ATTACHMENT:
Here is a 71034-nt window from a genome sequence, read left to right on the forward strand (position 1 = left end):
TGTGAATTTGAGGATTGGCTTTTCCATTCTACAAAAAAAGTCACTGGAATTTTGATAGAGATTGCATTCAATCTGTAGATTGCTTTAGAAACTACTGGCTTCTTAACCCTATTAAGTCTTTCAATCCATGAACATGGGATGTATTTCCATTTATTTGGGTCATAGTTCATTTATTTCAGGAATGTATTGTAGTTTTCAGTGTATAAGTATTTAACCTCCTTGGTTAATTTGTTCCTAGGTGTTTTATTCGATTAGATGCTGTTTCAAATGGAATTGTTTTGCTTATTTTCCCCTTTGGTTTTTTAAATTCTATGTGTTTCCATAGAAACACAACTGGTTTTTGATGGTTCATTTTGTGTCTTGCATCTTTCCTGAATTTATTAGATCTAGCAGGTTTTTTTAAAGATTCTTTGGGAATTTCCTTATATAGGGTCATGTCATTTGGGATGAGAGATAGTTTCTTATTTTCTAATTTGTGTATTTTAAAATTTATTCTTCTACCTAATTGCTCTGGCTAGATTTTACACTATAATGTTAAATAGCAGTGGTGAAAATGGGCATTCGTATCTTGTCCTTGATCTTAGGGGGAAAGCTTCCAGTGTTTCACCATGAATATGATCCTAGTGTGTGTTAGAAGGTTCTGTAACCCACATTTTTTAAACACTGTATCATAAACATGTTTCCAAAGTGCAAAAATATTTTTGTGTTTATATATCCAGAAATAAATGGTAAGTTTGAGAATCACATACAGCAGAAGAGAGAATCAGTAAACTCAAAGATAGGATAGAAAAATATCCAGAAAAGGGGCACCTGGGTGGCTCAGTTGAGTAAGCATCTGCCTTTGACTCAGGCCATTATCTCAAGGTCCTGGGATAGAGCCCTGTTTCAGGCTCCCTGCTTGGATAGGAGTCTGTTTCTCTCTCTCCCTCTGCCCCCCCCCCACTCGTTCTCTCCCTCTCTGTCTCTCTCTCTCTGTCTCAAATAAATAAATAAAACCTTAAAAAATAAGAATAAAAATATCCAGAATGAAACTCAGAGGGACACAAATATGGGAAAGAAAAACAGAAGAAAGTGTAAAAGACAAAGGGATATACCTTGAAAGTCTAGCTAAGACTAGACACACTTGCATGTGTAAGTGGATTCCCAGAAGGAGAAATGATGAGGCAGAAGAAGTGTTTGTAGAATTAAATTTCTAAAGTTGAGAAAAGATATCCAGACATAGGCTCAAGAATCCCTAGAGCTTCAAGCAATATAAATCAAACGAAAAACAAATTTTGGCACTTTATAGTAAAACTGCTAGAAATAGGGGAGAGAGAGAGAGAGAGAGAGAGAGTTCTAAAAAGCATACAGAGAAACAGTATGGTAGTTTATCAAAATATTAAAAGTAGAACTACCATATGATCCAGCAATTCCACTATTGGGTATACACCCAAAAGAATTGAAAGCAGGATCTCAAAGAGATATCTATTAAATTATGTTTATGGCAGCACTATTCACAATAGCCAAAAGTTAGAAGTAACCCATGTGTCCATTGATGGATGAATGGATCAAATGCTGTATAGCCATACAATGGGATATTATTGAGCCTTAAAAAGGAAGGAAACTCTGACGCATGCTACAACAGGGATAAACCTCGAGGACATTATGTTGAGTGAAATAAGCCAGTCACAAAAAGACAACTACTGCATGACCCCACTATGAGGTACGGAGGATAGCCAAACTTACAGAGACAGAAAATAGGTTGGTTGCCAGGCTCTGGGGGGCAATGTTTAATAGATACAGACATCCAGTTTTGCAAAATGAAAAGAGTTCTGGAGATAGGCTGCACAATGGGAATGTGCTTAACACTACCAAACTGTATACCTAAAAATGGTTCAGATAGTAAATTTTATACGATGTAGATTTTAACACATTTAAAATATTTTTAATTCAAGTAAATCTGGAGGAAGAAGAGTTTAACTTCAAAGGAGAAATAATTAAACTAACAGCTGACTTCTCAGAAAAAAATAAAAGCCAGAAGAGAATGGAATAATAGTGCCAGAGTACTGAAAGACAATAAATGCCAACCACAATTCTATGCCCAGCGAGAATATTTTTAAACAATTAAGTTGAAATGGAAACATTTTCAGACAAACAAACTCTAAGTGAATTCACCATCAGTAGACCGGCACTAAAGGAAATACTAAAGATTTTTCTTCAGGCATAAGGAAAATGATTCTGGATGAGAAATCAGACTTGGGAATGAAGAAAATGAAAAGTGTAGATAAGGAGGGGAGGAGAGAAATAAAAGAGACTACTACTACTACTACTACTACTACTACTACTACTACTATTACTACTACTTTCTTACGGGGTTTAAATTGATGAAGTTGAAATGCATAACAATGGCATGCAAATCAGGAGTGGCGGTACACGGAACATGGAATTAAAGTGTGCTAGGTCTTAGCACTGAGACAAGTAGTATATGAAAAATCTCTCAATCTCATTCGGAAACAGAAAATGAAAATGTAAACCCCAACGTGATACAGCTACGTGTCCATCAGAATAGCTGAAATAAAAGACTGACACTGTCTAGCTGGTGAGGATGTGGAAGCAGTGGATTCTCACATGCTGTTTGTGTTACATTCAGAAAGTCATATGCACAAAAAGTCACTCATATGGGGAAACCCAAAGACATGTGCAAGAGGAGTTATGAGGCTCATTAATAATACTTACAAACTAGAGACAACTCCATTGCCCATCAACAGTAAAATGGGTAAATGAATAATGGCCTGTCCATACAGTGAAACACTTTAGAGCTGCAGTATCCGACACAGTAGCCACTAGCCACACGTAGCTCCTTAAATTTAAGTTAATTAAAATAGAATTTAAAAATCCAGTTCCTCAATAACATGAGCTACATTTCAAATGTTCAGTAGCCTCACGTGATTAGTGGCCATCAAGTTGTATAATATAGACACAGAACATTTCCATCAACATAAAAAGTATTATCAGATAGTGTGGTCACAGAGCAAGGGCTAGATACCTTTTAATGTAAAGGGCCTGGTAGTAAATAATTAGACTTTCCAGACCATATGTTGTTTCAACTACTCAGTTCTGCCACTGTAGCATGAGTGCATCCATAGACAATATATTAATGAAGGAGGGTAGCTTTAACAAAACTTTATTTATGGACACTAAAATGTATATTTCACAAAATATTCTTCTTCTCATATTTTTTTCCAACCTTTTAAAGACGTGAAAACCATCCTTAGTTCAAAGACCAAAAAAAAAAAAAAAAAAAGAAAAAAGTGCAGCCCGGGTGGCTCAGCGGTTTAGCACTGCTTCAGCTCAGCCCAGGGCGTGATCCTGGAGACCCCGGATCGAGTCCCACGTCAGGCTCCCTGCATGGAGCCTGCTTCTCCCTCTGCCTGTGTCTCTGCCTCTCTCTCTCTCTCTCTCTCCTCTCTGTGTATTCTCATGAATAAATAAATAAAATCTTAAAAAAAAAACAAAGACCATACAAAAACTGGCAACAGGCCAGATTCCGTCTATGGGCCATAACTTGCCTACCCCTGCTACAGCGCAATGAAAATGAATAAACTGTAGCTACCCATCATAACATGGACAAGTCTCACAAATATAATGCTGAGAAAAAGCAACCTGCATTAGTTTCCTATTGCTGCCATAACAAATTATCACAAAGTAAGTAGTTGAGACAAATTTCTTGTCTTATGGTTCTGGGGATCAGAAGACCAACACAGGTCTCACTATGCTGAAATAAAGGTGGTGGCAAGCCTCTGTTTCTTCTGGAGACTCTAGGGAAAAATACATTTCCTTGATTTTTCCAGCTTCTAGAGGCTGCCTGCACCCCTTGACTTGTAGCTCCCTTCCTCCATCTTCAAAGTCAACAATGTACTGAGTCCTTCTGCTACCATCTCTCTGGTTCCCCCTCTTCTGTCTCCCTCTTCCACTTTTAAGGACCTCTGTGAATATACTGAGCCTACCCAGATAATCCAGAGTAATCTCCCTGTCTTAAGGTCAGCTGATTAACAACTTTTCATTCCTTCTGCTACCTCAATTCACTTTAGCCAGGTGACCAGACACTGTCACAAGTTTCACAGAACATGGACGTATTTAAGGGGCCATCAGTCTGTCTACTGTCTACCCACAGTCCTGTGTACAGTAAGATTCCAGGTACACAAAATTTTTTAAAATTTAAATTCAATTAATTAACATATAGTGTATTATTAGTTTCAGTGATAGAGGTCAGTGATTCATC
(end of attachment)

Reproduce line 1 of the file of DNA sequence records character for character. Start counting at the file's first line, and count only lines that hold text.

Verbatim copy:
Here is a 71034-nt window from a genome sequence, read left to right on the forward strand (position 1 = left end):